cornerback, Weddle also played quarterback, running back, punted, returned
punts, and was a holder for the Utes.
Last season alone, Weddle returned two of his seven interceptions for
touchdowns, returned one of his two fumble recoveries for a TD, ran for five
TDs on offense, and also threw a TD pass.
Weddle, who should be a second- or third-round pick, describes himself as,
"just a guy who loves football and who'll do anything for the team. I'll go out
there and play special teams like I've done in my career. I'll play offense or
defense, or whatever the team needs."
But Weddle will earn his living in the NFL as a defensive back. As such, his
signature game in college was the 2005 Emerald Bowl, in which he limited
Georgia Tech’s Calvin Johnson to just two catches for 19 yards. Johnson is
considered by many to be the top player available in this weekend’s draft
regardless of position.
"I had four weeks to prepare for a player of his caliber," Weddle said. "You
have to bring you’re A+ game. If you ‘film study’ you can eliminate stuff. . .
.So half the game I knew what he was doing to do before he did it, and I was
just breaking on the routes."
Wilson and Campbell
The father of Maryland cornerback-kick returner Josh Wilson was Tim Wilson —
once the blocking back for the great Earl Campbell with the Houston Oilers.
Tim Wilson died of a heart attack in 1996. Wilson carries his father’s football
card with him in his wallet. He also has a version of the card tattooed on his
chest, with the inscription: "Forever in my heart."
"The big reason I got the tattoo is because I wanted a way to carry it with me
all the time," Wilson said. "If someone stole my wallet I’d be pretty upset,
not because there’s a lot of money in it. . .it’s because I have more valuable
things in there than money."
Over the years, Wilson has maintained a relationship with Campbell. Wilson
shapes up as a second-round pick and Campbell apparently is excited for him.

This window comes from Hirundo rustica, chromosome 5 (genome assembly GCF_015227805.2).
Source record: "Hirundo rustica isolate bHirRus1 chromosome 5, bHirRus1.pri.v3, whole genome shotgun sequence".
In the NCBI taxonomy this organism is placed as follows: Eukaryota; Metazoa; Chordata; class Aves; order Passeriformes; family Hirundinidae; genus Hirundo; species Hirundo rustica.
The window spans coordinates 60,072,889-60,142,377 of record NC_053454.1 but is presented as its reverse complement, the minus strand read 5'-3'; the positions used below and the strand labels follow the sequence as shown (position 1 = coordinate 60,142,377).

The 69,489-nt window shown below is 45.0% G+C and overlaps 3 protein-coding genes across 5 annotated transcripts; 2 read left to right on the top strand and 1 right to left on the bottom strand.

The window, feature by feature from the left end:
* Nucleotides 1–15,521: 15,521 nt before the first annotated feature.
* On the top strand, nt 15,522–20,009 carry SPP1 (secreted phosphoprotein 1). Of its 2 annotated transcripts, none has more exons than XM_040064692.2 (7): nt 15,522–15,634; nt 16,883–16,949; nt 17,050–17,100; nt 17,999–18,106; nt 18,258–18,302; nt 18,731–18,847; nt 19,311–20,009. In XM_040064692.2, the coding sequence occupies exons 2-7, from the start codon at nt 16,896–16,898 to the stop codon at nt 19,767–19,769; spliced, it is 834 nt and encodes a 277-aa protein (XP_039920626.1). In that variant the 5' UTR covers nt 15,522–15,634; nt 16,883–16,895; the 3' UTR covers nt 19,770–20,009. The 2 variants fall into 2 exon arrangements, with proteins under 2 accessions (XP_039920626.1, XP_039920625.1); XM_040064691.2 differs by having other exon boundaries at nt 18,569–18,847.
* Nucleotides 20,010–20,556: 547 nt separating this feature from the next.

"(Campbell) said, ‘I’ve known you for so long. . .I never thought that I’d have
this chance to see you grow up and be the player that you are,’ " Wilson said.
"So it makes me proud for a guy of his status saying something like that to me."
A real workout warrior
Texas CB Aaron Ross is an almost certain first-round pick and has sub-4.5 speed
in the 40. But he freely admits that his girlfriend is the better athlete. He
is dating Sanya Richards, a 4x400-meter gold medalist at the Athens Olympics
who is now training for the Beijing games in 2008.
Ross remembers his first workout with Richards all too well. After what Ross
felt was an extensive workout, he and Richards started stretching.
"I was like, ‘All right, are we done?’ " Ross said. "She was like, ‘Nah, the
workout is just now beginning.’ "
Turns out, the pre-stretching work was just Richards’ warmup routine.
The long wait
The father of Virginia Tech safety Aaron Rouse did not see his son play for the
Hokies in person. It’s probably not going to happen any time soon.
"Man, you’re talking about 56 years, hard time," Rouse said. "Probation in
probably 15 or 16 years."
Rouse’s father is serving time for a 1999 murder.
"This past year is the first time I’ve seen my father in about eight years,"
Rouse said. "I actually went to the penitentiary to visit him to get some
things off my chest this past year before the season started. It’s not
difficult anymore. It’s kind of awkward, but not difficult."
• California corner Daymeion Hughes is an art major and a painter. "I paint
sports stuff, football stuff," Hughes says. "I paint pictures of myself. I try
to incorporate different backgrounds and different mediums."
• Oregon safety J.D. Nelson is the son of former Minnesota Vikings RB Darrin
Nelson, who’s now an assistant athletic director at Stanford.
• Tennessee cornerback Jonathan Wade was part of an Evangel Christian High
team in Shreveport, La., that won 54 consecutive games.